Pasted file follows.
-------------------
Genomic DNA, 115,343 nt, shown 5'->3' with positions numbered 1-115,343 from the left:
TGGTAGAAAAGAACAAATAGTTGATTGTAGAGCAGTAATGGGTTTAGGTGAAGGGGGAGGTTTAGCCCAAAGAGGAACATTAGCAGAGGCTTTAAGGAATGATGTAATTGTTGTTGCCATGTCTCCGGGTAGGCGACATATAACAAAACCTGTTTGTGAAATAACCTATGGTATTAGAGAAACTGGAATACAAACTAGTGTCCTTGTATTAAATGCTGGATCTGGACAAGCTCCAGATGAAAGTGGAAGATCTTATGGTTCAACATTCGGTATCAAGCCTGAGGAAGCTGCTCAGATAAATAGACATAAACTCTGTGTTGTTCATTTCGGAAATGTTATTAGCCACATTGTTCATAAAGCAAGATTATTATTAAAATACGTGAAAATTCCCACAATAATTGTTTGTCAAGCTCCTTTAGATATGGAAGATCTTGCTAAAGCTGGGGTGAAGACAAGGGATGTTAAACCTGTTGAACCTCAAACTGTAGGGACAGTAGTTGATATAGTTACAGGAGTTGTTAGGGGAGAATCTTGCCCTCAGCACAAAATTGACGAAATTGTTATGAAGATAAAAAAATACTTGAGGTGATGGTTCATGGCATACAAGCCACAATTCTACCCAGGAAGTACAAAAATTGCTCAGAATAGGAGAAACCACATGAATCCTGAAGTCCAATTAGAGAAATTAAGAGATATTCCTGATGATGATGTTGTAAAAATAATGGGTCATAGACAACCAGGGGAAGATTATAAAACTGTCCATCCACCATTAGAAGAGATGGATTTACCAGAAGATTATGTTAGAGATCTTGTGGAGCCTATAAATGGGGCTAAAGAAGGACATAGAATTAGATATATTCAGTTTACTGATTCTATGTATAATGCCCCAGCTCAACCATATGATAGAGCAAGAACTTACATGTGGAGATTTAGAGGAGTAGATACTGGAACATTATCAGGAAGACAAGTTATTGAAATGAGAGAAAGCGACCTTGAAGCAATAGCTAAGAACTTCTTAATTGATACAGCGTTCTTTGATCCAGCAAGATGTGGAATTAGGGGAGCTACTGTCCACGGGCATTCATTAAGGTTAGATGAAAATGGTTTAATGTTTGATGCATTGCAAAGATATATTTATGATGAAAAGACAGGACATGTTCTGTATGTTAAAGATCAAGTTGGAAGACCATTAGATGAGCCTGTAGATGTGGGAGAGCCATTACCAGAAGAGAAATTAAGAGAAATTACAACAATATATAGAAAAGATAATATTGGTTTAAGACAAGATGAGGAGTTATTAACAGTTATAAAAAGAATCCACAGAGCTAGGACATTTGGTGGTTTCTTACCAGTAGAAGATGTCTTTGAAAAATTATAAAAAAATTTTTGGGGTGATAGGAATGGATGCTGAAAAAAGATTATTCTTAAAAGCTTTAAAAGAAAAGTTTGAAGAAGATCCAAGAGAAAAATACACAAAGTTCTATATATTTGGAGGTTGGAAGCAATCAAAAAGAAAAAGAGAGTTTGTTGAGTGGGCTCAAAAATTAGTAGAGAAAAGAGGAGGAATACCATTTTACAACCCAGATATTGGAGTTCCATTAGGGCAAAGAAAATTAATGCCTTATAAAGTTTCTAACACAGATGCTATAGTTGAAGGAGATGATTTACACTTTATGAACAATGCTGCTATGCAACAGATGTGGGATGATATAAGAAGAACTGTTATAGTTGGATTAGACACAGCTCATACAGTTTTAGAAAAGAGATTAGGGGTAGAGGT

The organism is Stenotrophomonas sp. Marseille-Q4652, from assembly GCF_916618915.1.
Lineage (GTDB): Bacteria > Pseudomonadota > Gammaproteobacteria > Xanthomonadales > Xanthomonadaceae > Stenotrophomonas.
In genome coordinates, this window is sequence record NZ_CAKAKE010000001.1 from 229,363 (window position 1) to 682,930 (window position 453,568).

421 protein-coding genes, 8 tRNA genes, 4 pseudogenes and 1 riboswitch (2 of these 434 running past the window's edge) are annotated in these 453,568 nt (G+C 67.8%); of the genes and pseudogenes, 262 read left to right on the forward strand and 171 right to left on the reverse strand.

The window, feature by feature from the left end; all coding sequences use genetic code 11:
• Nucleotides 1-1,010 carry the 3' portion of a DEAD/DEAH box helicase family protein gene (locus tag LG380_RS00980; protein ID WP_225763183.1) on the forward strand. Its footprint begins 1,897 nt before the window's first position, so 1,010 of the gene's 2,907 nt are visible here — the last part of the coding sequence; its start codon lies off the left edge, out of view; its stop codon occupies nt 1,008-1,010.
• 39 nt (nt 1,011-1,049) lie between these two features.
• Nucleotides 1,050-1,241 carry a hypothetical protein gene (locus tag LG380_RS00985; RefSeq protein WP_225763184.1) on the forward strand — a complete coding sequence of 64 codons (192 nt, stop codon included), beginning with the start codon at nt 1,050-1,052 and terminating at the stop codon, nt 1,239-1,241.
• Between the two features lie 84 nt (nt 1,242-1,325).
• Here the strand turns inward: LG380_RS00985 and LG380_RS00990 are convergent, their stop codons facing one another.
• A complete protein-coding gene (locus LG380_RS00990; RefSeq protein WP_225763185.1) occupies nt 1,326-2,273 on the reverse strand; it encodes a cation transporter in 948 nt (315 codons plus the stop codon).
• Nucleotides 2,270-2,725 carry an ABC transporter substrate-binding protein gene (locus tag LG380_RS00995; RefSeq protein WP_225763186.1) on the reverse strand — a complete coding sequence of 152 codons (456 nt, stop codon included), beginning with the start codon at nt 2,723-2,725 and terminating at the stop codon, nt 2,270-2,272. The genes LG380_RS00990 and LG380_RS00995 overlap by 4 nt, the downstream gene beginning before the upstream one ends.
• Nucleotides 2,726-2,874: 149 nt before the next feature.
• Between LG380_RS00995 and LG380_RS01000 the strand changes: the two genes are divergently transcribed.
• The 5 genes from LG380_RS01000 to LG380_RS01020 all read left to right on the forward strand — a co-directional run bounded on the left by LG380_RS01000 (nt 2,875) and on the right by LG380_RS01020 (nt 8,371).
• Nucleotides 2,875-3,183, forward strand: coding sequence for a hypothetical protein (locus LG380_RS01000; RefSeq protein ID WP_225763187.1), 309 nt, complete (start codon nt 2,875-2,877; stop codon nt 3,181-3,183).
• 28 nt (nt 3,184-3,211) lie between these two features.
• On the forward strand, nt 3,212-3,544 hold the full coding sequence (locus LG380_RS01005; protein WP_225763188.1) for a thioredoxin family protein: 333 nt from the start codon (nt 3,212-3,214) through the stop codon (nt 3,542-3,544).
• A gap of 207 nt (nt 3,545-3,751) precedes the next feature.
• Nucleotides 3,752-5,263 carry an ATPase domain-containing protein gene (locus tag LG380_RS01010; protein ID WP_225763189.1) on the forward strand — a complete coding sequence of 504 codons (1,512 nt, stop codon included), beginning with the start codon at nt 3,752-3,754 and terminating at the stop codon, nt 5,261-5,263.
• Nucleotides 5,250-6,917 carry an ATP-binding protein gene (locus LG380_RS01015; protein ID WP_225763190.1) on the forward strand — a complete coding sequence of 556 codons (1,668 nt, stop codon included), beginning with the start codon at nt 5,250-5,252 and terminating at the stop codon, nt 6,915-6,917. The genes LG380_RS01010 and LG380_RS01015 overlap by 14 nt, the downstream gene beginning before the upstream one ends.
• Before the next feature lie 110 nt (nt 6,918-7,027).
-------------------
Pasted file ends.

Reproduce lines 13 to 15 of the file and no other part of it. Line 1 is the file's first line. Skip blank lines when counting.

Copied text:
• A complete protein-coding gene (locus LG380_RS00990; RefSeq protein WP_225763185.1) occupies nt 1,326-2,273 on the reverse strand; it encodes a cation transporter in 948 nt (315 codons plus the stop codon).
• Nucleotides 2,270-2,725 carry an ABC transporter substrate-binding protein gene (locus tag LG380_RS00995; RefSeq protein WP_225763186.1) on the reverse strand — a complete coding sequence of 152 codons (456 nt, stop codon included), beginning with the start codon at nt 2,723-2,725 and terminating at the stop codon, nt 2,270-2,272. The genes LG380_RS00990 and LG380_RS00995 overlap by 4 nt, the downstream gene beginning before the upstream one ends.
• Nucleotides 2,726-2,874: 149 nt before the next feature.